We meet landlady Liz as she hosts another Historical Night. It’s in-between darts and karaoke on her pub’s weekly events calendar and has been an unexpected success. Elsewhere, unlucky Marie is new to London. She wants to follow her acting dreams but within minutes has already been mugged and is without a phone or wallet. Stumbling upon the pub, Liz and Marie meet for the first time not knowing that this moment will change their lives forever.
A witty and interesting production that unfortunately doesn’t quite fulfil its potential
This is Fringe theatre at its most authentic: stripped back, inventive and surprising. Very loosely inspired by the Mary Queen of Scots and Elizabeth I story, it’s a witty and interesting production that unfortunately doesn’t quite fulfil its potential. Sarah MacGillivray gives a sterling performance in this one-woman show, managing to captivate the audience for the whole hour. However, the character transitions were occasionally jarring. Although Marie and Liz were clearly meant to mirror each other, they sometimes seemed too similar in almost every aspect, with their main distinguishing feature being the change of accent. Perhaps my favourite part was the host of amusing characters that wander in out of the pub; their costumes and demeanours so vividly described that you can easily picture them in all their glory. There are the Suffragettes who like to rap battle, a less than intelligent Einstein and a dog dressed as, you guessed it, Lassie. An honourable mention also goes to landlord Barry, who likes to wear too-tight trousers in Prince style and gel his hair as a bejewelled Elvis.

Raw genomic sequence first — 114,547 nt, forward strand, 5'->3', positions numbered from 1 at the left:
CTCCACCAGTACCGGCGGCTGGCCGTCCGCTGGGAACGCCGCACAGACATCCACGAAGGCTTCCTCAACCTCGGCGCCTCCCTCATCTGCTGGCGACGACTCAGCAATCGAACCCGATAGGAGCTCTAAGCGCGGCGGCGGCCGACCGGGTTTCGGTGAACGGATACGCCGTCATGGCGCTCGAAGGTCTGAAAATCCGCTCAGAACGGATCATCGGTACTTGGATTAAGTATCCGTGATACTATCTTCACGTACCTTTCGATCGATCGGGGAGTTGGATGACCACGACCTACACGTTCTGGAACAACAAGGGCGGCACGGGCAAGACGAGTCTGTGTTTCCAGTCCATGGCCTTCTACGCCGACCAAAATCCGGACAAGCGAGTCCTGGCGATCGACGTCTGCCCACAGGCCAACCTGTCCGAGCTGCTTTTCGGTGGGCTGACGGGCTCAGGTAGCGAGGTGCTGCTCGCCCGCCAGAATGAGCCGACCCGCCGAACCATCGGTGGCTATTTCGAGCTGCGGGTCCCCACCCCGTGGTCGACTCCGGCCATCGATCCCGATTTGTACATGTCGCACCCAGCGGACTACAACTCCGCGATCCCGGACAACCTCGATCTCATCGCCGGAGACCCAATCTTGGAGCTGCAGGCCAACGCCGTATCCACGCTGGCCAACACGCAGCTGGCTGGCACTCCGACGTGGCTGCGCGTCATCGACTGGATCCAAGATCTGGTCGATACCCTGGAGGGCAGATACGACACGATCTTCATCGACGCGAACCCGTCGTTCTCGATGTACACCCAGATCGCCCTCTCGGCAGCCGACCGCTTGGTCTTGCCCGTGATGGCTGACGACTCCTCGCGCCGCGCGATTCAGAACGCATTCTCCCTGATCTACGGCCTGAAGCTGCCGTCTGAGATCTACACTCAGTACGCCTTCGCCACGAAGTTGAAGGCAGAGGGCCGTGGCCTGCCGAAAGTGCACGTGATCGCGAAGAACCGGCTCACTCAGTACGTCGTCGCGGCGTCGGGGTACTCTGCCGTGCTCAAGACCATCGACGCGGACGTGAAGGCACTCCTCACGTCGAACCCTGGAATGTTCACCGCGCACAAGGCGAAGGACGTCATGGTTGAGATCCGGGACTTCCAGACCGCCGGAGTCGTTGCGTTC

The script is fast-paced and witty. There were plenty of laughs and gasps and the performance managed to genuinely portray a love of history. When Marie reacts to seeing Mary Queen of Scots’ final letter for the first time, her excitement is honest and contagious. However, Marie's story needed fleshing out further to make the final denouement credible. Yes, the ending was exquisitely dramatic and authentically Elizabethan in scope. However, Marie's descent was so rapid that believability was sacrificed in favour of unpredictability and shock factor. This perhaps, was because there were a few loose threads that were never answered. For example, Marie calls her mum at the beginning of the play but never seems to contact her again. With the events that follow, I think this was an odd avenue to close.
Overall, House of Mirth are a theatre company with great promise. Marie is an ambitious and entertaining show and their new venture, Chihuahua, which premieres at the Edinburgh Fringe this year is certainly one to watch out for.